Romney pushes back at polls while pundits spar

Matt K. Lewis Senior Contributor
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The more things change, the more they stay the same. Mitt Romney’s campaign and supporters are pushing back this morning at polls which they believe were conducted using questionable methodology.

The latest example is a Reuters/Ipsos poll showing that, “Obama leads Romney by 59 percent to 31 percent among early voters…”

In response, Romney campaign Political Director Richard Beeson issued a memo Monday morning, poking holes in the survey.

As Beeson notes, “only 5% of early voting has completed”  “this was a national poll conducted online with a margin of error around 10%” — and that “just 361 people account for the entire nation’s sample of early voters.” (emphasis his.)

This is not the first time polls have been disputed. But with Election Day approaching, tensions are clearly rising (as evidenced by an exchange between two well-known political pundits — the Washington Post’s Greg Sargent and National Review’s Jim Geraghty — who had different, shall we say interpretations of the poll.)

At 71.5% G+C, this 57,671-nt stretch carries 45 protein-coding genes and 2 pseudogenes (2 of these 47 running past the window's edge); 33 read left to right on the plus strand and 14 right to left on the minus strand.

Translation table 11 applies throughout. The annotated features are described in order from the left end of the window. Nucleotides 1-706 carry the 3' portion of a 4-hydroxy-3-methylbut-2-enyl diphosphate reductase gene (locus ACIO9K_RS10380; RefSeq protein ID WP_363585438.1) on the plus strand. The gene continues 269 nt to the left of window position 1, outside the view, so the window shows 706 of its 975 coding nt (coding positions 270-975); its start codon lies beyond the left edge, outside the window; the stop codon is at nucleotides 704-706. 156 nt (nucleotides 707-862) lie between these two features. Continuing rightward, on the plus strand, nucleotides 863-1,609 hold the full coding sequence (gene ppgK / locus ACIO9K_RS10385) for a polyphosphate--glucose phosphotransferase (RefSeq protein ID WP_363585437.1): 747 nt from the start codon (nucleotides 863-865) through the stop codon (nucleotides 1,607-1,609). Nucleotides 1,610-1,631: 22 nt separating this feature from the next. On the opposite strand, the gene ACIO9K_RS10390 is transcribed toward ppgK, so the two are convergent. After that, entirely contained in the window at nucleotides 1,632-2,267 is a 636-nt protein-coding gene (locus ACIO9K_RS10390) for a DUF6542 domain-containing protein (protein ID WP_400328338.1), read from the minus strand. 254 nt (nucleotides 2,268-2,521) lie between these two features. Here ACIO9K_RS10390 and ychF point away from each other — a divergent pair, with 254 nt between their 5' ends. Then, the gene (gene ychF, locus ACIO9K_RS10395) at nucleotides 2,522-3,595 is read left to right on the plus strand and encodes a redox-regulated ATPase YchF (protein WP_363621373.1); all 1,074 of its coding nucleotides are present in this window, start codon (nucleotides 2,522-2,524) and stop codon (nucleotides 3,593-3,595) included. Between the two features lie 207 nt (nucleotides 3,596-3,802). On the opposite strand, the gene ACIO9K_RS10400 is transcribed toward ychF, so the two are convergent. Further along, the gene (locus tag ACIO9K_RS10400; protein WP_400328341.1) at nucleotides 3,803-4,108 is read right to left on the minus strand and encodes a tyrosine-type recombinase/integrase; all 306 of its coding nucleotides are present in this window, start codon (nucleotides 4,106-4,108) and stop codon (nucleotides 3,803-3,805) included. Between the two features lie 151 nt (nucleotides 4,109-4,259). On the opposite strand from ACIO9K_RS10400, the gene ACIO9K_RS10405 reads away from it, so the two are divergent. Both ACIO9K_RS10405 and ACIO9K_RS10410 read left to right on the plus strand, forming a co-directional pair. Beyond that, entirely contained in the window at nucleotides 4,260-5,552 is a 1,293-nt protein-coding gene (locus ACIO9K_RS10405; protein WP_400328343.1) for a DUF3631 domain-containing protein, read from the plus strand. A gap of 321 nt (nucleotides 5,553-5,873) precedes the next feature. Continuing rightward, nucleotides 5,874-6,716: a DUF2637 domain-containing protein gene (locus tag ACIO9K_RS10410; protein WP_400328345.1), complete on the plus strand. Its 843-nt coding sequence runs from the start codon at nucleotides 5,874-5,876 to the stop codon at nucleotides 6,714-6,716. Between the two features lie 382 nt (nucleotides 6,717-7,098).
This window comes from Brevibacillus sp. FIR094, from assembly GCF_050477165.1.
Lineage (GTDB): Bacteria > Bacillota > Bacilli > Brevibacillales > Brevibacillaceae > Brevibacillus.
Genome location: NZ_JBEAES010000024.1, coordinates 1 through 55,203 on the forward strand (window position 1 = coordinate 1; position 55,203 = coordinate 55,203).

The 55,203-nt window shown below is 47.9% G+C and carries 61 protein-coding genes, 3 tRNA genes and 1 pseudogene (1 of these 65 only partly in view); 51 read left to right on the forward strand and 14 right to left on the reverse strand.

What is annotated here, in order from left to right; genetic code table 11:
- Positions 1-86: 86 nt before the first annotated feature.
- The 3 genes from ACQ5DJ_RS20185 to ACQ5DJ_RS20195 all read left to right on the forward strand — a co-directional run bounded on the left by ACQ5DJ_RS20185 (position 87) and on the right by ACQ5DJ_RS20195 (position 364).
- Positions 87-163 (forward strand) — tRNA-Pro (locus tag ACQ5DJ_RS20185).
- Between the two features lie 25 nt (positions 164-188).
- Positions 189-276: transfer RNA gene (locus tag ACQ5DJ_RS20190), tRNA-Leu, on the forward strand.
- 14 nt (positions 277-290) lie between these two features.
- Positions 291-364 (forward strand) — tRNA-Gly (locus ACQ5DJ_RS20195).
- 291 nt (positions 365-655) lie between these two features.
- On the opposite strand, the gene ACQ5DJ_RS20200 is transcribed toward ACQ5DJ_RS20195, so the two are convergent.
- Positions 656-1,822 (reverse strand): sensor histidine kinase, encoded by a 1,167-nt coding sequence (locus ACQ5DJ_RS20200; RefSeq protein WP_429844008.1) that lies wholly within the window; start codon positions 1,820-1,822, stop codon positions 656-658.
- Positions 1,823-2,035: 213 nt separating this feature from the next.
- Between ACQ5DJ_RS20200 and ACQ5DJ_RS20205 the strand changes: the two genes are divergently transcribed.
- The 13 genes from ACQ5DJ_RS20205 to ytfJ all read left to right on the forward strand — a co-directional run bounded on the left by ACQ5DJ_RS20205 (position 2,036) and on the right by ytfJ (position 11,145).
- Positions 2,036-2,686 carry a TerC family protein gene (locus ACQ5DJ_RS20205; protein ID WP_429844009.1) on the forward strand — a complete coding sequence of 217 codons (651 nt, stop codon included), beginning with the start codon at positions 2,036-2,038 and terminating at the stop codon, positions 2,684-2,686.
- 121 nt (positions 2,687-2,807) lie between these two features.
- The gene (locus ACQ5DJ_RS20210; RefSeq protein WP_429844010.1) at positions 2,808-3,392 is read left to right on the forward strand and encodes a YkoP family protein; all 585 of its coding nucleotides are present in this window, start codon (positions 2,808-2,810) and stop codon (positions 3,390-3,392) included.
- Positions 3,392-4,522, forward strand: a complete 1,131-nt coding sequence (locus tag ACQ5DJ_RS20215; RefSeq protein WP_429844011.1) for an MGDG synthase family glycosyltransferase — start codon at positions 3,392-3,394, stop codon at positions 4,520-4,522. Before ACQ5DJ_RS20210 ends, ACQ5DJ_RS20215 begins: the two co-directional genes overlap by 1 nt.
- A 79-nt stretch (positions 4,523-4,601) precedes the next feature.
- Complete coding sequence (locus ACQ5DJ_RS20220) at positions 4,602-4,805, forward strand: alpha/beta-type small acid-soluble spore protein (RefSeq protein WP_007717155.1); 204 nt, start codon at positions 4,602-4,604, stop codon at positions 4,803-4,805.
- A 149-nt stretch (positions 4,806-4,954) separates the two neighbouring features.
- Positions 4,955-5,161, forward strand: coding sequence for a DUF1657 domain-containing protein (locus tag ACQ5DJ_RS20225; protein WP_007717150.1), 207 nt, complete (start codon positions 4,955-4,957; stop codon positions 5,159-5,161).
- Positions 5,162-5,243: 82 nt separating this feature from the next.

But the Reuters/Ipsos survey isn’t the only poll being called into question.

Washington Post-ABC News poll is also spurring controversy because of what some believe is a skewed sample.

In the 17th paragraph, the Post finally concedes that in the survey, “Democrats outnumber Republicans by nine percentage points among likely voters…”

Nobody serious would argue that pollsters should anticipate evenly-matched turnout between the parties, but recent events and trends seem to indicate that this is, indeed, a gross example of oversampling…

Matt K. Lewis